Critics of evolution, including Johnson, persistently conflate Darwinism or neo-Darwinism with the origin of life or of the universe, or both There is simply no entailment here. Darwin was in no position to devise tenable hypotheses about the origin of life, since the basic biochemistry of life was unknown. There is nothing wrong with such hypothesizing, of course. It is perfectly normal scientific procedure to attempt to generate materialistic explanations for what appear to be material phenomena. We need to be clear as to the logic of entailment here. The validity or invalidity of Darwin's, or anybody else's, materialistic-mechanistic hypotheses about the evolution and diversification of life implies nothing about the validity or invalidity of any given suggestion about the origin of life, let alone the universe-except insofar as true explanations at those two levels could not be mutually contradictory as to, for example, the basic chemistry of life. That is, origins-of-life hypotheses must account successfully for the origins of the biochemicals that define life as we know it, or of plausible precursors of those, not some utterly different set unrelated to life on earth today.

But a successful creation-of-life experiment in the laboratory would merely demonstrate that such a thing was possible. It would not, and could not, prove that that was how it happened the first time. The first synthetic test-tube birth cannot logically dictate the death of God.

The Epilogue of Thaxton, Bradley, and Olsen (1984) reviews and criticizes theories of origins, concluding with a plea for "metaphysical tolerance." These authors correctly, I think, compartmentalize origins as separate questions from biotic evolution. They draw a distinction between "operations science," the "second causes" of Hodge, and "origins science." Their point is that hypotheses about singular events, such as the origin of the universe or the origin of life, cannot be falsified; this, they believe opens the door to inclusion of the supernatural as a "scientific" explanation. I shall return to this theme too, noting in passing the intellectual bankruptcy of panspermia as an alternative explanation for the origin of life. Panspermia merely puts the question of origins a step back into deeper unknowability somewhere in space, with both materialistic and theistic scenarios remaining viable but somewhat further away.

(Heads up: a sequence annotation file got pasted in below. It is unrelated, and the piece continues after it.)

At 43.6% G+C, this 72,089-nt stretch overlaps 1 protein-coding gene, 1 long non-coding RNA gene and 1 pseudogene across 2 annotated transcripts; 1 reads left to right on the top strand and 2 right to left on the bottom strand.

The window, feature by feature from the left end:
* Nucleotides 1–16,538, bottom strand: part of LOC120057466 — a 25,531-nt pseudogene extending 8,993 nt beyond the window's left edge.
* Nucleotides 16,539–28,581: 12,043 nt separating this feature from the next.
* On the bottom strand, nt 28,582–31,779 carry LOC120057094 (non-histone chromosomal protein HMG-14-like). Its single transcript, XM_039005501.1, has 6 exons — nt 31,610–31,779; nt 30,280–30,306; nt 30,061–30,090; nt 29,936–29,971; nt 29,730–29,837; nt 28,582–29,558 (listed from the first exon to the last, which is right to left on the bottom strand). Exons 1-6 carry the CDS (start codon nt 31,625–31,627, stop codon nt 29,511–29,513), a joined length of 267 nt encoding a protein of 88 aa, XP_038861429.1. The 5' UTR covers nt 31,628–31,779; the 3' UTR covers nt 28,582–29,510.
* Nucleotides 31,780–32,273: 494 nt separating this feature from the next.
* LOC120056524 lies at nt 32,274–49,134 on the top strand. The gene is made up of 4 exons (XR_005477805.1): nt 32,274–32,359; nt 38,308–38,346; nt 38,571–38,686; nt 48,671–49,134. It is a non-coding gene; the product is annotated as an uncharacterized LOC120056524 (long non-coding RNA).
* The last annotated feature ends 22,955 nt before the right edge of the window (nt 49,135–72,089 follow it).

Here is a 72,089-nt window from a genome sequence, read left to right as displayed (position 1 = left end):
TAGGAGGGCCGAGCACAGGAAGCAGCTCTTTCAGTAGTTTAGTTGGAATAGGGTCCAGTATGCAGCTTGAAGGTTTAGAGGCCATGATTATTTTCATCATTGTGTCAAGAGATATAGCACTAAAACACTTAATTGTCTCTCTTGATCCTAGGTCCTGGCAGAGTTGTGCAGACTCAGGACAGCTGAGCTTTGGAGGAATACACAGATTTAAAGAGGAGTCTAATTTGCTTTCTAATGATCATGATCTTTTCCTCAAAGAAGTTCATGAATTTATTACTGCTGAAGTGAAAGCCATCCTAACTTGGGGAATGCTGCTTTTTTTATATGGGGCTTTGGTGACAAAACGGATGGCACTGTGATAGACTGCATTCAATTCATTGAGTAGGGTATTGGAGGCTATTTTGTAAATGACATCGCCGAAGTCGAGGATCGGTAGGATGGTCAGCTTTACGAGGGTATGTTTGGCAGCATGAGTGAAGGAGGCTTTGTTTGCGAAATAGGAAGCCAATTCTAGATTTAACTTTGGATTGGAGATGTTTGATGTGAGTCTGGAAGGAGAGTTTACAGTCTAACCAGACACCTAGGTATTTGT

Science is not an ideology. Scientism and perhaps positivism are. As a philosophical position, positivism is in advanced decay, and for anti-Darwinists to continue to flog it is either a rhetorical ploy or a demonstration of being out of touch. But that is not to say that the doing of science is independent of certain minimal and intrinsically ideological suppositions. A large literature can be found on this point but because I have no time here to review it, I will give my favorite presentation of those suppositions- which happens to be my own (Shapiro, 1987):

One is able to do science at all only if one accepts certain intrinsically unprovable postulates about the universe: that a material universe exists in some meaningful sense; that the evidence of reason and our (extended) senses is sufficient to comprehend that universe: that the universe is lawful; and that its laws are and always have been the same everywhere.... This is a materialistic belief system, an ideology if you will, no more subject to empirical or logical validation ("proof') than any religious belief system.
Note that the minimum set of materialistic beliefs enumerated above neither denies nor excludes the possibility of the supernatural; it ignores it.... Science per se neither affirms nor denies the existence of God. This was perfectly clear to the liberal Presbyterian theologian James Woodrow when he made his famous defense of Darwinism in 1884, and it is no less clear now.
In my Presbyterian Sunday school class I rebutted Hodge with a reading from Woodrow. Woodrow to a degree conflates origins with evolution too, but he (I think correctly) keeps his logic of entailment straight nonetheless: